Nicola Sturgeon has reiterated her Government’s commitment to the International Definition of Antisemitism, even as one of her Party’s candidates in upcoming local elections has been accused of breaching it.
Responding to a comment that her Government included two ministers from the Scottish Greens (the Scottish branch of the Green Party), which was described as having “out-Corbyned Corbyn”, the First Minister and SNP leader told the assembly of 250 Scottish Jews: “I am not able to speak for another political party. But I do speak for and am accountable for every minister in my Government. My Government is a signatory to the IHRA [International] Definition of Antisemitism and all ministers have to be clear that they sign up to that and accept that — and that includes the two Green ministers. There is no tolerance in my government for antisemitism or discrimination, prejudice, racism of any kind. I want to assure you of that very, very clearly.”
Ms Sturgeon also praised Jewish students, whom she had met recently, for their frankness in discussing the discrimination that they had faced on campus. “I want to make this point very forcibly,” she said, “So long as anyone feels discriminated against, we as a Government have more work to do.”
The First Minister also spoke about Holocaust education, saying: “As generations pass, it is vital that future generations understand what happened. However, understanding the Holocaust is not the same as understanding what it’s like for Jewish communities in countries across the world today.”
On the subject of antisemitism in politics, Ms Sturgeon conceded that the SNP had faced problems. Indeed, Campaign Against Antisemitism’s latest Antisemitism Barometer has shown that 39% of British Jews believe that the SNP is too tolerant of antisemitism.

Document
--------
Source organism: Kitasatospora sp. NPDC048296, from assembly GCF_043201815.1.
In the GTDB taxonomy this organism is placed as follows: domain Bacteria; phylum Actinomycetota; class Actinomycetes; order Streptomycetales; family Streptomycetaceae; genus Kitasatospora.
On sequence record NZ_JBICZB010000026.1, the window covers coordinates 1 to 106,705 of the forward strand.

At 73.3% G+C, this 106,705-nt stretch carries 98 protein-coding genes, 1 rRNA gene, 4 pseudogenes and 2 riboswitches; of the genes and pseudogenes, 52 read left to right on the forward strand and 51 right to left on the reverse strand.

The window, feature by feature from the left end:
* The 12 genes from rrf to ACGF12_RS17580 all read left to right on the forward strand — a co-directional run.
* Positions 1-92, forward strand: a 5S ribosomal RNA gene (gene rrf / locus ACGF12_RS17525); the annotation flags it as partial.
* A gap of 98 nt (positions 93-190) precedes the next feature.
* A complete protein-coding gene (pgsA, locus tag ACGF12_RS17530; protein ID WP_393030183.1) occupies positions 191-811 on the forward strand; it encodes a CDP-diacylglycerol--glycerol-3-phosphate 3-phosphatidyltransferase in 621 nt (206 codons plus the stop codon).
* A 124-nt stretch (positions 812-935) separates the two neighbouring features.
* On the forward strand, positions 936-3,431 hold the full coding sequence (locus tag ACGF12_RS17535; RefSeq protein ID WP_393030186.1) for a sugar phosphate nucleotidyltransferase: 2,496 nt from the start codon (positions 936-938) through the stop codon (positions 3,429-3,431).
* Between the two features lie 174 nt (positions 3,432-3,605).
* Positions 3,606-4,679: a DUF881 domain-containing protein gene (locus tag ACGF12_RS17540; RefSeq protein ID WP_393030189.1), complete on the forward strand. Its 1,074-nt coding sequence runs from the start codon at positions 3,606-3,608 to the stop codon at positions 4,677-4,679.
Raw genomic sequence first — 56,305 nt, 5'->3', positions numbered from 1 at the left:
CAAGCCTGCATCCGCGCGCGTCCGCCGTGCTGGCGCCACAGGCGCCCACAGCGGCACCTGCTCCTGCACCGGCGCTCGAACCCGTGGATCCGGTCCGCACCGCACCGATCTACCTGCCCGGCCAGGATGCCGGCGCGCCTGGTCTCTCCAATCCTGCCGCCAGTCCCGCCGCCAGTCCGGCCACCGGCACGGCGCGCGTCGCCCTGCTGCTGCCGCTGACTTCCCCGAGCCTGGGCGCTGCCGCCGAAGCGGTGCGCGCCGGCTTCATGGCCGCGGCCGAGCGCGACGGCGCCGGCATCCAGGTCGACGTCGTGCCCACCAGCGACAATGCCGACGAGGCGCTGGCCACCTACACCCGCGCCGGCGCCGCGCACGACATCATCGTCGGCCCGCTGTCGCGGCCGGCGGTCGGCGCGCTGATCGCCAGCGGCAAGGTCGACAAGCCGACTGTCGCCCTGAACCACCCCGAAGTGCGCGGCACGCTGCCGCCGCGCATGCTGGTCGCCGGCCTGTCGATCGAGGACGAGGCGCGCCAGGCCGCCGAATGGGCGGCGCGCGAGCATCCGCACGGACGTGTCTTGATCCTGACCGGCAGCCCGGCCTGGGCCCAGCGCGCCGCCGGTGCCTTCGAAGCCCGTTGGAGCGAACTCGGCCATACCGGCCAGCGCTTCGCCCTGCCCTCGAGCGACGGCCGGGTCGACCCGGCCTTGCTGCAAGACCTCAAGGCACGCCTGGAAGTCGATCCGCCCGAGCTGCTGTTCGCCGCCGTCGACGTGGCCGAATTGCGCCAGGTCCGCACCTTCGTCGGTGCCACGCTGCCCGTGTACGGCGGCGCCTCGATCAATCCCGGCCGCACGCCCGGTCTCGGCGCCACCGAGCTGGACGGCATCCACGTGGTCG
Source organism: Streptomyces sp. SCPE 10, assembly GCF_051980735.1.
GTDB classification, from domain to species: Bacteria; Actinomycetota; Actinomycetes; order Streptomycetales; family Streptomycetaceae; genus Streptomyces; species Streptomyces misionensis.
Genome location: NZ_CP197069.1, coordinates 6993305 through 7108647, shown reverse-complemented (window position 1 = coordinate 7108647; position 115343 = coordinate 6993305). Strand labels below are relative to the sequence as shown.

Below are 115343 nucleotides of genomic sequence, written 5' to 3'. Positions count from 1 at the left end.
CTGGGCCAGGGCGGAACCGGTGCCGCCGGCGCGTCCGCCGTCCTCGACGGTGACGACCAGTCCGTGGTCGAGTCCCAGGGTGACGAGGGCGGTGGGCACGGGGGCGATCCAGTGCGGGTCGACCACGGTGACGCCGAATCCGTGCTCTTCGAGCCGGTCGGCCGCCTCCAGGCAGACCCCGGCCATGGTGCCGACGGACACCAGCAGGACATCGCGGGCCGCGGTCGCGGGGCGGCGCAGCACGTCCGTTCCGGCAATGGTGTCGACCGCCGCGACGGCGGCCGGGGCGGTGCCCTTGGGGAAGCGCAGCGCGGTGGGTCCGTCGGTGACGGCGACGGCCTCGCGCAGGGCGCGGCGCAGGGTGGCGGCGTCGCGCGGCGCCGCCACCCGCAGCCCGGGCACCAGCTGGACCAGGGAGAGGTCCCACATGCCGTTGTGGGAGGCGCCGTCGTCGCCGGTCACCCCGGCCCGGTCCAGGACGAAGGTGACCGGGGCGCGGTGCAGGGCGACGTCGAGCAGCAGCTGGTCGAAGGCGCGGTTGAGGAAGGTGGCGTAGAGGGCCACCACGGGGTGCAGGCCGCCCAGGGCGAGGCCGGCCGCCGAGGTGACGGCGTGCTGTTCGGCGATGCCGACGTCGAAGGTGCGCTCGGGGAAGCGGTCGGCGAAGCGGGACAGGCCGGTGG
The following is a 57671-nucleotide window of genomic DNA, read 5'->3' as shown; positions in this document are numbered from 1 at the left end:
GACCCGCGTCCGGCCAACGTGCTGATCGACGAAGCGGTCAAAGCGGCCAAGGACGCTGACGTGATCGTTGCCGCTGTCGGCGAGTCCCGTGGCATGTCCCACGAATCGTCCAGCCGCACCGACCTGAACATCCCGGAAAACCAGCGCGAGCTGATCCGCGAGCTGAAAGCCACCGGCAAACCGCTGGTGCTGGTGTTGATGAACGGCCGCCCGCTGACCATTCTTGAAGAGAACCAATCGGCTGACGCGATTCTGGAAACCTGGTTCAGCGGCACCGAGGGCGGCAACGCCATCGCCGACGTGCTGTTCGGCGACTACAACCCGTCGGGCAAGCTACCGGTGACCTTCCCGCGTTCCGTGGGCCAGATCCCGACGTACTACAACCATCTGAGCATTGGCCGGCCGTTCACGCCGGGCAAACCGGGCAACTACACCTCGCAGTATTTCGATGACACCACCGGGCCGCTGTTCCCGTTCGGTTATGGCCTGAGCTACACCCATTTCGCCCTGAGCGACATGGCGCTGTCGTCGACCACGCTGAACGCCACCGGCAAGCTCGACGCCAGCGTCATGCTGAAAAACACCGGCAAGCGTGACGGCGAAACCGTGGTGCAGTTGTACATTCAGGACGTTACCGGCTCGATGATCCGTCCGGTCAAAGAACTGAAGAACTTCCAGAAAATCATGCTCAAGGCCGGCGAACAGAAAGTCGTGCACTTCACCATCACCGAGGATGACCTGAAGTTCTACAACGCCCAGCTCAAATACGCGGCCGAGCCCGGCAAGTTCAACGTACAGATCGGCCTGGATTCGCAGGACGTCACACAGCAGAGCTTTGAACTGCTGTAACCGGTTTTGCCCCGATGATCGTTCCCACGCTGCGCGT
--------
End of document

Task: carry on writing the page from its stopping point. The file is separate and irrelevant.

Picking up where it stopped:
As it happened, at around the same time, her Party was being urged to fire an SNP candidate in the upcoming local elections after it emerged that he had allegedly tweeted that it was “sickening that Israeli Jews bring up their kids to hate and kill,” using a photo of an American-Jewish family.
The picture in the seven-year-old post is of Bill Bernstein, a kippah-wearing former gun shop owner from Nashville, posing with his daughter Gertrude, both with guns.
Wullie Graham, who is standing in Pollok ward in south Glasgow, was accused by political rivals of having published an antisemitic post and his Party was called on to remove him as a candidate.
In a statement, the SNP said: “Mr Graham has apologised for a post in 2015 that he readily admits was stupid and indefensible. He has taken steps to reach out to the Scottish Council of Jewish Communities as he seeks to make amends and learn from this.”
Campaign Against Antisemitism advocates for zero tolerance of antisemitism in public life. To that end we monitor all political parties and strive to ensure that any cases of concern are properly addressed.